Friday, 4 February 2011

Tarantula Kebab? Boiled Monkey? - Jungles: people of the Trees - Human Planet

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Human Planet, Jungles: People of the Trees,
Thurs Feb 3rd, BBC one, 8pm

"Tropical rainforests teem with more species than anywhere else on the planet, but for us humans they can be very hostile environments. The complex nature of these unforgiving forests takes a lifetime to master and people can only survive here through embracing a life as part of the forest system."

Last night I watched the Human Planet episode 'Jungles: People of the Trees' and celebrated its broadcast with some of the talented people who produced it - Tom Hugh-Jones, I take my hat of to you!

It may be considered by some to be controversial, but Human Planet is certainly one of the most powerful anthropological series I've seen in recent years. Last nights episode was no exception - a film of wonder and intrigue which left me ensconed in a world of ancient customs, strange food and the human struggle for survival. My skin tingled as I watched young Piaroa children in Venezuela hunt and then roast tarantulas on an open fire (clip below), and tribesmen scoff barely boiled monkey like a scene from Indiana Jones. I half expected Ant and Dec to pop out from behind a bush to make a crass remark, but then this is 'top telly' with high production values and emotional, captivating stories to be told. None more so than the nail-biting tale of Tete, an African Bayaka tribesman, who negotiates 50ft high branches and swarms of angry bees, whilst on a tightrope - just to grab some honey.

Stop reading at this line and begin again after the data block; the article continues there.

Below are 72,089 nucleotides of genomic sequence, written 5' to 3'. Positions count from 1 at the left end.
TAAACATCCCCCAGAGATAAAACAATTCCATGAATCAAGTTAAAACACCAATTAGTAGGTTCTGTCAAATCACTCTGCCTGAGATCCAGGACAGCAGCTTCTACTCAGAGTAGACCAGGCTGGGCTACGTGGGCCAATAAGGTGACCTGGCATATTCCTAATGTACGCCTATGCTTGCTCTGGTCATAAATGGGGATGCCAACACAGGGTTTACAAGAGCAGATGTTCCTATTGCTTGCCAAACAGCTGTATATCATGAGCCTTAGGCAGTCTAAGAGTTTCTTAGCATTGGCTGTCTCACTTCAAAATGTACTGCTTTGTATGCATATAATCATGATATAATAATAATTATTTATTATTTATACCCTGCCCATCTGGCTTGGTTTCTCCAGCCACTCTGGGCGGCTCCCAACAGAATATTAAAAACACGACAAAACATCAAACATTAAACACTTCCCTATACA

Children hunt world's largest venomous spider for dinner

Uncontacted Community

I have to confess that by the end of the film I felt a little like a 19th century explorer having discovered indigenous peoples for the first time. I was mesmerised by the footage of the uncontacted tribe (see the clip below) the first time one has ever been filmed (well, without making them contacted in the process.) It was shot from 1km away using a stabilised zoom lens. Although this may be controversial, as Jose Carlos Meirelle believes, the fight to protect these uncontacted communities, and their way of life, depends on proving and publicising their existence. He works for FUNAI, a government agency that protects Brazil's indigenous people against the threat posed by illegal logging and mining.

You can read more about the worlds isolated and uncontacted communities, and watch reports and video footage at the Survival website. 

Watch more clips on the BBC Human Planet explorer

I look forward to the rest of the series, and contemplating the issues it raises,
- Paul


  1. I agree with this. Incredible film. Wow!!!!

  2. Thanks tom yes crop is serious and gives intention of pic ,I ve not read untold but the chemist series looks like a area to try and signaling
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